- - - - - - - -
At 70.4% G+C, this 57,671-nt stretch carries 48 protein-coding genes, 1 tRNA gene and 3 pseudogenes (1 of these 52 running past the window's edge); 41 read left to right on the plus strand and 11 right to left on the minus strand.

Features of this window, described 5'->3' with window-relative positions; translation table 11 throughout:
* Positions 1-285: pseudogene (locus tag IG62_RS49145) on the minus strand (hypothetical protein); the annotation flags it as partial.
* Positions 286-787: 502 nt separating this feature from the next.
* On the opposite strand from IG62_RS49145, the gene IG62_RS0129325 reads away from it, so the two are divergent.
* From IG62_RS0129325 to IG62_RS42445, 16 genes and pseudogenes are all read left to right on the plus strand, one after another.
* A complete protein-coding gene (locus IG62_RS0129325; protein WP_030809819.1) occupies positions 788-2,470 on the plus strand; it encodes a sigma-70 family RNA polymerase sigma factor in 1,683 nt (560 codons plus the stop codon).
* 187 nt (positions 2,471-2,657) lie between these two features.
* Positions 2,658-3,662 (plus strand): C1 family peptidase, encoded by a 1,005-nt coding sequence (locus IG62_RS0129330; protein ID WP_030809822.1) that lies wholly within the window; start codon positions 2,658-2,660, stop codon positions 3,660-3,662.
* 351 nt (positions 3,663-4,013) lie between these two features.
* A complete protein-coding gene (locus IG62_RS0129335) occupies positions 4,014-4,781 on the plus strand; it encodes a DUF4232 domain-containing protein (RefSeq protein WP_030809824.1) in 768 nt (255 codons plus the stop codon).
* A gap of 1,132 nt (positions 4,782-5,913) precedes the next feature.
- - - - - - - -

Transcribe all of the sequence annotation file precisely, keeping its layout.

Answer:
At 70.4% G+C, this 57,671-nt stretch carries 48 protein-coding genes, 1 tRNA gene and 3 pseudogenes (1 of these 52 running past the window's edge); 41 read left to right on the plus strand and 11 right to left on the minus strand.

Features of this window, described 5'->3' with window-relative positions; translation table 11 throughout:
* Positions 1-285: pseudogene (locus tag IG62_RS49145) on the minus strand (hypothetical protein); the annotation flags it as partial.
* Positions 286-787: 502 nt separating this feature from the next.
* On the opposite strand from IG62_RS49145, the gene IG62_RS0129325 reads away from it, so the two are divergent.
* From IG62_RS0129325 to IG62_RS42445, 16 genes and pseudogenes are all read left to right on the plus strand, one after another.
* A complete protein-coding gene (locus IG62_RS0129325; protein WP_030809819.1) occupies positions 788-2,470 on the plus strand; it encodes a sigma-70 family RNA polymerase sigma factor in 1,683 nt (560 codons plus the stop codon).
* 187 nt (positions 2,471-2,657) lie between these two features.
* Positions 2,658-3,662 (plus strand): C1 family peptidase, encoded by a 1,005-nt coding sequence (locus IG62_RS0129330; protein ID WP_030809822.1) that lies wholly within the window; start codon positions 2,658-2,660, stop codon positions 3,660-3,662.
* 351 nt (positions 3,663-4,013) lie between these two features.
* A complete protein-coding gene (locus IG62_RS0129335) occupies positions 4,014-4,781 on the plus strand; it encodes a DUF4232 domain-containing protein (RefSeq protein WP_030809824.1) in 768 nt (255 codons plus the stop codon).
* A gap of 1,132 nt (positions 4,782-5,913) precedes the next feature.